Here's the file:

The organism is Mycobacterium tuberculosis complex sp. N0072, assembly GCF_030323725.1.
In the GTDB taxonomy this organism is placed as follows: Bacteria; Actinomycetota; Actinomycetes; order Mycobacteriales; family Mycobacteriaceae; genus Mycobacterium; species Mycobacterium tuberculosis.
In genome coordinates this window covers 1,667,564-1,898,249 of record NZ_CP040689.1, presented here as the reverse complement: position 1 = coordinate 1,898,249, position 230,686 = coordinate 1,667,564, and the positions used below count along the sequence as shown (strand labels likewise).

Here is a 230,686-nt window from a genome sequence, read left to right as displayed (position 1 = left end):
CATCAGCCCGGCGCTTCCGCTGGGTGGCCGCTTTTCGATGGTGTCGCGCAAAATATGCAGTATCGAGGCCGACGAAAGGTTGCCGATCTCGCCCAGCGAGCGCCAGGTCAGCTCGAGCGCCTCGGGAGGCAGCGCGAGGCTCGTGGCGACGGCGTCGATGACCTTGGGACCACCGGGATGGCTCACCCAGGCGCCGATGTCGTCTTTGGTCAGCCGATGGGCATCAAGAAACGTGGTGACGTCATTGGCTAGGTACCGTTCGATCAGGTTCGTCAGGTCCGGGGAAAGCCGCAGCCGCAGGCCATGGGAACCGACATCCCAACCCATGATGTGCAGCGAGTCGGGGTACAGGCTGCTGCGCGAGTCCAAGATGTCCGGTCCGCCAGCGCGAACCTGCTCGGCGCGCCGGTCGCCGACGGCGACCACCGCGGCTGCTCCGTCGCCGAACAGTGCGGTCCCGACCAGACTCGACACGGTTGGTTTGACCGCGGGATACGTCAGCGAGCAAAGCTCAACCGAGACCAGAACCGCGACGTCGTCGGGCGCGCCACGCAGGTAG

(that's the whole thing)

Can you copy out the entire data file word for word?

The organism is Mycobacterium tuberculosis complex sp. N0072, assembly GCF_030323725.1.
In the GTDB taxonomy this organism is placed as follows: Bacteria; Actinomycetota; Actinomycetes; order Mycobacteriales; family Mycobacteriaceae; genus Mycobacterium; species Mycobacterium tuberculosis.
In genome coordinates this window covers 1,667,564-1,898,249 of record NZ_CP040689.1, presented here as the reverse complement: position 1 = coordinate 1,898,249, position 230,686 = coordinate 1,667,564, and the positions used below count along the sequence as shown (strand labels likewise).

Here is a 230,686-nt window from a genome sequence, read left to right as displayed (position 1 = left end):
CATCAGCCCGGCGCTTCCGCTGGGTGGCCGCTTTTCGATGGTGTCGCGCAAAATATGCAGTATCGAGGCCGACGAAAGGTTGCCGATCTCGCCCAGCGAGCGCCAGGTCAGCTCGAGCGCCTCGGGAGGCAGCGCGAGGCTCGTGGCGACGGCGTCGATGACCTTGGGACCACCGGGATGGCTCACCCAGGCGCCGATGTCGTCTTTGGTCAGCCGATGGGCATCAAGAAACGTGGTGACGTCATTGGCTAGGTACCGTTCGATCAGGTTCGTCAGGTCCGGGGAAAGCCGCAGCCGCAGGCCATGGGAACCGACATCCCAACCCATGATGTGCAGCGAGTCGGGGTACAGGCTGCTGCGCGAGTCCAAGATGTCCGGTCCGCCAGCGCGAACCTGCTCGGCGCGCCGGTCGCCGACGGCGACCACCGCGGCTGCTCCGTCGCCGAACAGTGCGGTCCCGACCAGACTCGACACGGTTGGTTTGACCGCGGGATACGTCAGCGAGCAAAGCTCAACCGAGACCAGAACCGCGACGTCGTCGGGCGCGCCACGCAGGTAG